Augusto F. Menezes
Aside from a preference for warmer waters, the needs of blue white clouds Tanichthys
micagemmae are largely the same as those of the white cloud mountain minnow T. albonubes.
terms of pH, hardness, and temperature. Some
would argue that changing so much at once
is stressful to fish, but that has never been
my experience. In fact, most of the fish I’ve
kept, both freshwater and saltwater, have
reacted very positively to major water changes.
Dividing a water change into more frequent
but smaller changes does not maintain water
quality as well as doing the one large water
change. Besides, depending on how hectic
your schedule is, a thrice-weekly water-change
regimen might prove to be burdensome for you.
So, your best bet is to test your water and
make incremental changes in the volume or
frequency of your water changes until you
find the rate that works best for you (as
reflected in your nitrate readings).
Blue White Clouds
At my local fish store, I came
across a tank with several blue
white clouds. Are they just a
color variation of the regular white cloud
mountain minnow, or are they a separate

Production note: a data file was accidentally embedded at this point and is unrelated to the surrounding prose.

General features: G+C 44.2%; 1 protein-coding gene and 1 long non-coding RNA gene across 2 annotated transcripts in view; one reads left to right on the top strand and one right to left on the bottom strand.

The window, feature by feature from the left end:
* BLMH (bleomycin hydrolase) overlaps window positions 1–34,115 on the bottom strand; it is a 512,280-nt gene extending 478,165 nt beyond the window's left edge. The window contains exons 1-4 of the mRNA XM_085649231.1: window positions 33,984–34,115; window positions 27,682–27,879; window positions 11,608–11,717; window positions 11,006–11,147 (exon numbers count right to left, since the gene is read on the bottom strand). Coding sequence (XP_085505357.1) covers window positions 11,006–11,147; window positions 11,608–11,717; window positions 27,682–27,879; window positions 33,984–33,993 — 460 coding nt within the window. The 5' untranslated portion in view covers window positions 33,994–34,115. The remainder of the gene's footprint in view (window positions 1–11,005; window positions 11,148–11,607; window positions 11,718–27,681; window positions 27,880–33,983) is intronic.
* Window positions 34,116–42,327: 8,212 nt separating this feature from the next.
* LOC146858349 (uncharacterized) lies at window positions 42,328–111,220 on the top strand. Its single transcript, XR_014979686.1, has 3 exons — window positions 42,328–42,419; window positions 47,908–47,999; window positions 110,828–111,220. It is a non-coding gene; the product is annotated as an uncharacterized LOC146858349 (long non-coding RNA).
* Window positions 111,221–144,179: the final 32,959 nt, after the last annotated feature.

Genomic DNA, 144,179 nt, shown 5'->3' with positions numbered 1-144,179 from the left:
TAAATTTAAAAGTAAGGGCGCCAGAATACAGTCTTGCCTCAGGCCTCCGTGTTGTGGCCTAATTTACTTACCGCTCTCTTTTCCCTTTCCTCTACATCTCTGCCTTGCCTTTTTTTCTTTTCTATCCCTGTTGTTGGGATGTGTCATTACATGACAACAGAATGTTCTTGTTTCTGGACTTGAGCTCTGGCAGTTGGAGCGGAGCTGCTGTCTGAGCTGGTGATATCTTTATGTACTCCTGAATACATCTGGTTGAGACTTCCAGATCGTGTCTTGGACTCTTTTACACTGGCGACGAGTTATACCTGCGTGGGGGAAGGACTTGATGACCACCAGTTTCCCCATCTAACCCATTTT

species? Also, will they do just as well as
regular white clouds in an unheated tank?
The blue white clouds at your
local fish store are probably
Tanichthys micagemmae, a
distinct species from the white
cloud mountain minnow T. albonubes. While
just as hardy, adaptable, peaceful, easy to
feed, and easy to spawn as its congener,
T. micagemmae differs from T. albonubes
in one significant area: Being a tropical QA
species from Vietnam, it does not share
T. albonubes’ tolerance of cooler water
temperatures. Hence, you’ll need to use a
heater in your aquarium if you intend to keep
this species. T. micagemmae also reaches
a slightly smaller maximum size than T.
albonubes does—about 1 inch versus 1½
inches total length.
Tropical Fish Hobbyist w